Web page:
, Volume 25, Issue 6, pp 1687-1695
Date: 13 Mar 2013

Adhesion of Chlorella vulgaris to solid surfaces, as mediated by physicochemical interactions

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Abstract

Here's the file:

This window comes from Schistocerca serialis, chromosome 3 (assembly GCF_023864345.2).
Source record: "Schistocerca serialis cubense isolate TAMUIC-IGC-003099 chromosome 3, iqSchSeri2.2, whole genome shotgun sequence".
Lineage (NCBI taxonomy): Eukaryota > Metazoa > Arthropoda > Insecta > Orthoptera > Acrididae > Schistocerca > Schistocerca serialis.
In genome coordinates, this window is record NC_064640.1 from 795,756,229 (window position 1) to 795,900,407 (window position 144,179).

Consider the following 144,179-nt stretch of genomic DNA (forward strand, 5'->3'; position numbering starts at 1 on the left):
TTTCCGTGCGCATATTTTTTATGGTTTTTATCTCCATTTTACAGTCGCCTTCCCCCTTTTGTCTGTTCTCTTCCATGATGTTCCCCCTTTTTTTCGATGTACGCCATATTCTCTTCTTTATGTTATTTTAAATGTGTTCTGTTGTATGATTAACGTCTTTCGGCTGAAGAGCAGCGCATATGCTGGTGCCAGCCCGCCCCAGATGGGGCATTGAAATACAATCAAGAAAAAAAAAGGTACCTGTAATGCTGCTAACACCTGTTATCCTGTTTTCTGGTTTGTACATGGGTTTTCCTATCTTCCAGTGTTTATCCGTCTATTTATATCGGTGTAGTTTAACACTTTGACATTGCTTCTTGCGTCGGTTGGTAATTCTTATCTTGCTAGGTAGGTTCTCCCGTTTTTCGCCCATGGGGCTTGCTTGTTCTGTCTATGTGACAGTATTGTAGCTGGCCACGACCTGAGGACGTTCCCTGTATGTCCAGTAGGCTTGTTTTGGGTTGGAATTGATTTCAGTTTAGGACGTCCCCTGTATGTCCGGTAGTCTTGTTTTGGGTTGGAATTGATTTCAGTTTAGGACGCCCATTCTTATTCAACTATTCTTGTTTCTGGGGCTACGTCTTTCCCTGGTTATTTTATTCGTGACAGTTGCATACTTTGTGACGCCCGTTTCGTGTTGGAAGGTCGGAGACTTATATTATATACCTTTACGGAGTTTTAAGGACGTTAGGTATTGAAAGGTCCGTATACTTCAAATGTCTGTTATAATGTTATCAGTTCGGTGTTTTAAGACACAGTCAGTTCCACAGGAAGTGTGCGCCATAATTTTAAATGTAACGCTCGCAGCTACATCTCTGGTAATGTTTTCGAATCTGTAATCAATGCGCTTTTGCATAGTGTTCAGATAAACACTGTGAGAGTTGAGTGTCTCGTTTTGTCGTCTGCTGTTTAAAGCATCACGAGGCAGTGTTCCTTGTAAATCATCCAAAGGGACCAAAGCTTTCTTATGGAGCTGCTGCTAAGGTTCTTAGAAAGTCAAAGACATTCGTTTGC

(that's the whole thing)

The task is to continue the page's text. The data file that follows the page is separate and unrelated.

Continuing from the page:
Although adhesion of bacteria and yeast have been extensively studied by a wide range of experimental and theoretical approaches, significantly less attention has been focused on microalgae adhesion to solid materials. This work is focused on physicochemical aspects of microalgae adhesion. The results are based on experimental characterization of surface properties of both microalgae and solids by contact angle and zeta potential measurements. These data are used in modeling the surface interactions (thermodynamic and colloidal models) resulting in quantitative prediction of the interaction intensities. Finally, the model predictions are compared with experimental adhesion tests of microalgae onto model solids in order to identify the physicochemical forces governing the microalgae–solid interaction. The model solids were prepared in order to cover a wide range of properties (hydrophobicity and surface charge). The results revealed that, in low ionic strength environment, the adhesion was influenced mostly by electrostatic attraction/repulsion between surfaces, while with increasing ionic strength grew the importance of apolar (hydrophobic) interactions. The impact of solid surface properties on the degree of colonization by microlagae was statistically more significant than the influence of medium composition on cell surface of Chlorella vulgaris.